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Taiwan — not China!

Why the Australia-Taiwan Business Council goes from strength to strength.

The Australia-Taiwan Business Council (ATBC), founded more than thirty years ago by the late Sir Charles Court AK KCMG OBE, in late May held three outstandingly successful events:

An Australia-Taiwan Women Entrepreneur Network (ATWEN) Forum in Sydney, attended by outstanding women business leaders from Taiwan, Australia and China.

A Gala Dinner for 50 people at the prestigious Australian Club Sydney, celebrating the successful launch of ATWEN. The Hon Andrew Roberts MP, NSW Minister Industry, Resources and Energy, was guest of honour and Kent Maddock, a leading Sydney tenor and former member of the Australia Opera and the Ten Tenors, entertained the guests.

The ATBC Annual General Meeting and AGM Lunch at Macquarie Group headquarters. Guest speakers included Ambassador David Lee, Representative at the Taipei Economic and Cultural Office Canberra, Mr Bruce Gosper, CEO of the Australian Trade Commission and Dr Mark Harrison, one of Australia’s leading Taiwan scholars, based at the University of Tasmania.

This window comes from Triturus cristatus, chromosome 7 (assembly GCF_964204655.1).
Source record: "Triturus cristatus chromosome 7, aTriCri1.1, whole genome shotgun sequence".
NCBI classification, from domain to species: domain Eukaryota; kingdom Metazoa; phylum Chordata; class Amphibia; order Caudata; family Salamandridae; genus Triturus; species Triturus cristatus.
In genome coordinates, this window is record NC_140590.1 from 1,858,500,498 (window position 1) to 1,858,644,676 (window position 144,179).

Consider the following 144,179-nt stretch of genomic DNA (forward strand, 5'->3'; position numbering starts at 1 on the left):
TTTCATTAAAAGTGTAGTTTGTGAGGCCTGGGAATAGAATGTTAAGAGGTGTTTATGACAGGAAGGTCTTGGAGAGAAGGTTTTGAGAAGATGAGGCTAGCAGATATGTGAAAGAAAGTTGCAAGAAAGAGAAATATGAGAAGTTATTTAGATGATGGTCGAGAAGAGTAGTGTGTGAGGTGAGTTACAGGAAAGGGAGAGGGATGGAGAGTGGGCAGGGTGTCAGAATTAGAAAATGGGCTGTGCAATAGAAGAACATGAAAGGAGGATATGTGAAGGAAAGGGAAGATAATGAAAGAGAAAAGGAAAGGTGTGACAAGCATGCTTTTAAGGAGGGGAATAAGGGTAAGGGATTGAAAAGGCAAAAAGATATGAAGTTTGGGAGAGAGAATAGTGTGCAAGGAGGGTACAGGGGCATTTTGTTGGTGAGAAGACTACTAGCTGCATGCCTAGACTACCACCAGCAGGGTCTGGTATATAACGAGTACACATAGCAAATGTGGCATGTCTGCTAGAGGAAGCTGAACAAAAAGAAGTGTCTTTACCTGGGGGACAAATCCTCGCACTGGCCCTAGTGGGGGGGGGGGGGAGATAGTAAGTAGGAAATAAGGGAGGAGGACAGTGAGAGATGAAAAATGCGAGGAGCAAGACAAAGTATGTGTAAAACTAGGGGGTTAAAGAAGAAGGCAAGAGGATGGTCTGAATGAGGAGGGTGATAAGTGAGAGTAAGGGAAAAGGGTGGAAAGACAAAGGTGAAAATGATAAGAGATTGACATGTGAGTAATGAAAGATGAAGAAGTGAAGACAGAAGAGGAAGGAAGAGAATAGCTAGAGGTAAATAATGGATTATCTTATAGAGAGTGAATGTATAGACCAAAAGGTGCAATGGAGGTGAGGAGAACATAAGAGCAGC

Ms Ching-Mei Tuan, CEO of the ATBC, is busy now planning the 29th Joint Conference with its Taiwan counterpart, the ROCABC — CIECA, 3–5 September 2015, Darwin, Northern Territory. The response from the Australian and Taiwan business communities and public sectors to the decision to hold the conference at Darwin has been overwhelmingly positive.

For two decades Taiwan has had substantial commercial interests in northern Australia, uncomplicated by international political and strategic ambitions. Taiwan, intersected by the Tropic of Cancer and the Northern Territory, intersected by the Tropic of Capricorn, are natural partners. Opportunities abound, in infrastructure, investment and financial services, energy and minerals, agriculture and tourism and education.

Why is the ATBC prospering?

It’s because many of the members care deeply about Taiwan, Australia’s sixth largest export market and, like Australia, one of the western Pacific’s few islands of democracy, stability and prosperity.

The board of the ATBC is representative of some of Australia’s leading public and private companies. Rich in experience and full of vigour, it builds on thirty years of success in fostering business and other relations between Australia, Taiwan and China.

Business is important of course, but ATBC members also appreciate the high degree of civility in Taiwan, the land that more than any other preserves and fosters the best of the culture and traditions of the Chinese-speaking peoples.